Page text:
Remuneration for effort and sacrifice vs workload

What instead of naming the compensation scheme this long way (compensation for effort and sacrifice) we don’t call it simply compensation for workload if it’s basically the same thing?

I looked up the definition of workload: Workload - Wikipedia, and I like your suggestion Yuriy.

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Yurly: I would not agree, as I’ll explain. As I understand it, workload refers to the amount of work someone has to do. But the circumstances in which one has to do that work can vary.

I like to use the example of working a night-shift in a hospital. Imagine two people have the same job with the same amount and types of work, but one works in the daytime while the other works in the overnight hours. The person who works overnight would be deemed giving a greater sacrifice (from what I know about it, it’s not easy to work a night-job, even when have done it for a long time) and in all fairness should get paid more than the person who works in the daytime.

I don’t think that the term “workload” captures this sense of sacrifice, and that’s why I wouldn’t use the term and would stick with “compensation for effort and sacrifice”.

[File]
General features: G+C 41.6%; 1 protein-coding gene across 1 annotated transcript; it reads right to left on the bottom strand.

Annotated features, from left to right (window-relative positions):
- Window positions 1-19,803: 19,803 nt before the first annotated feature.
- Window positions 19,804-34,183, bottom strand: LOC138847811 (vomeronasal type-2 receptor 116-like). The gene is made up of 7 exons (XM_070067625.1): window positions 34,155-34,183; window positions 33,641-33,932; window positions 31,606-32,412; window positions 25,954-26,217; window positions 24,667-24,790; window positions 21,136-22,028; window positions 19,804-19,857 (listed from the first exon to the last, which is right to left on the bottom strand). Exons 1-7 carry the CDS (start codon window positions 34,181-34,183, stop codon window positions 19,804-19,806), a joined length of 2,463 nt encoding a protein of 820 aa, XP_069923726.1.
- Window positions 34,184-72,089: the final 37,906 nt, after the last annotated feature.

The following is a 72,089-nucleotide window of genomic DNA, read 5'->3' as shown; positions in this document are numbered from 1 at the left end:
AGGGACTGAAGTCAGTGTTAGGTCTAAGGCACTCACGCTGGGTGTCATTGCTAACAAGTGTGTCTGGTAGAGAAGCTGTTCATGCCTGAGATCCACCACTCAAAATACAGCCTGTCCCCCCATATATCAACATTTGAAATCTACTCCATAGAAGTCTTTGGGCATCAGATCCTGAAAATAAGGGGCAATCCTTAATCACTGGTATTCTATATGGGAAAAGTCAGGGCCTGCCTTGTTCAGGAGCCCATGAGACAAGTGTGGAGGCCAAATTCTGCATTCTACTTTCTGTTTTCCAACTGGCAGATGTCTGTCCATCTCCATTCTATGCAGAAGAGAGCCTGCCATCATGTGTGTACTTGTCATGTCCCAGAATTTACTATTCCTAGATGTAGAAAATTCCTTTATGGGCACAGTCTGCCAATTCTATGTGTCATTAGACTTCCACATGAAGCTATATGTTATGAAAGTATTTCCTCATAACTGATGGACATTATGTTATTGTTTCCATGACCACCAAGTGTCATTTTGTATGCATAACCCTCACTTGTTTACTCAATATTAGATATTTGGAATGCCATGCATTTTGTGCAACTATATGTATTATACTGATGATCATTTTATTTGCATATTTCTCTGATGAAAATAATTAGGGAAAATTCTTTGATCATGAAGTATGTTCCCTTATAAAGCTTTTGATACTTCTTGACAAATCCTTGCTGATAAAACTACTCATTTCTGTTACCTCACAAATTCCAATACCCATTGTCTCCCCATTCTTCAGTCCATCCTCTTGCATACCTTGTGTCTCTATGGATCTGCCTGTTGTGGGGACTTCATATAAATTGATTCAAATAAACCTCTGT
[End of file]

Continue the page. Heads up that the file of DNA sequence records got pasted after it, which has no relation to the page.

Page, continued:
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Hi Msszczep,
As Jason shared the Wikipedia page with definitions of workload, I would copy one of them that might include the aspect of subjective sacrifice bellow:

“the term ‘mental workload’ (MWL) is often preferred, clearly indicating the latter type, which refers to the workload experienced by a human, regardless of the task’s difficulty”

But even if you like to define workload as simple as physical amount of work, without refering to difference between day/night working time, I would remind that as long as we are viewing the economic model through annual planning perspective, instead of daily, we can’t see this day period difference. Also, subjective suffering much harder to asses in other cases not related with time of the day.

What do you think?